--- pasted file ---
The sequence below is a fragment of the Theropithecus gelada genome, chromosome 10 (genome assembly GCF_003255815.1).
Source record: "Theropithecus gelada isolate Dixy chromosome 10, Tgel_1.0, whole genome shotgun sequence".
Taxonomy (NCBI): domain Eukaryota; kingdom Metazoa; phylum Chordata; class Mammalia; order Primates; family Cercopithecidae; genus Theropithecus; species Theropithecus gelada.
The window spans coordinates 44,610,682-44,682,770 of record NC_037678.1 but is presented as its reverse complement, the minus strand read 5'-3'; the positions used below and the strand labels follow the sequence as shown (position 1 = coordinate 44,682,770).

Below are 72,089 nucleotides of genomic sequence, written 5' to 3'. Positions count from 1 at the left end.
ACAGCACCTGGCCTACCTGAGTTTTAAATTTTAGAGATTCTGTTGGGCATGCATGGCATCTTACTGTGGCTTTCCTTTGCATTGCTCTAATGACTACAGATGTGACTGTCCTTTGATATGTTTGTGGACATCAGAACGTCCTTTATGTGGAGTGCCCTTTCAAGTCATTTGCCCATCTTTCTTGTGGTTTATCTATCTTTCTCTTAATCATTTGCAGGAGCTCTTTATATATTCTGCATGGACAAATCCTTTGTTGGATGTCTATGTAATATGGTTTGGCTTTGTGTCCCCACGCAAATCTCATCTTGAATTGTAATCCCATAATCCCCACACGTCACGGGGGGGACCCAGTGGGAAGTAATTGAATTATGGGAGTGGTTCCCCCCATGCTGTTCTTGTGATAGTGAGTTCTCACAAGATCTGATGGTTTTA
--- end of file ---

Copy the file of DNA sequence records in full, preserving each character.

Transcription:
The sequence below is a fragment of the Theropithecus gelada genome, chromosome 10 (genome assembly GCF_003255815.1).
Source record: "Theropithecus gelada isolate Dixy chromosome 10, Tgel_1.0, whole genome shotgun sequence".
Taxonomy (NCBI): domain Eukaryota; kingdom Metazoa; phylum Chordata; class Mammalia; order Primates; family Cercopithecidae; genus Theropithecus; species Theropithecus gelada.
The window spans coordinates 44,610,682-44,682,770 of record NC_037678.1 but is presented as its reverse complement, the minus strand read 5'-3'; the positions used below and the strand labels follow the sequence as shown (position 1 = coordinate 44,682,770).

Below are 72,089 nucleotides of genomic sequence, written 5' to 3'. Positions count from 1 at the left end.
ACAGCACCTGGCCTACCTGAGTTTTAAATTTTAGAGATTCTGTTGGGCATGCATGGCATCTTACTGTGGCTTTCCTTTGCATTGCTCTAATGACTACAGATGTGACTGTCCTTTGATATGTTTGTGGACATCAGAACGTCCTTTATGTGGAGTGCCCTTTCAAGTCATTTGCCCATCTTTCTTGTGGTTTATCTATCTTTCTCTTAATCATTTGCAGGAGCTCTTTATATATTCTGCATGGACAAATCCTTTGTTGGATGTCTATGTAATATGGTTTGGCTTTGTGTCCCCACGCAAATCTCATCTTGAATTGTAATCCCATAATCCCCACACGTCACGGGGGGGACCCAGTGGGAAGTAATTGAATTATGGGAGTGGTTCCCCCCATGCTGTTCTTGTGATAGTGAGTTCTCACAAGATCTGATGGTTTTA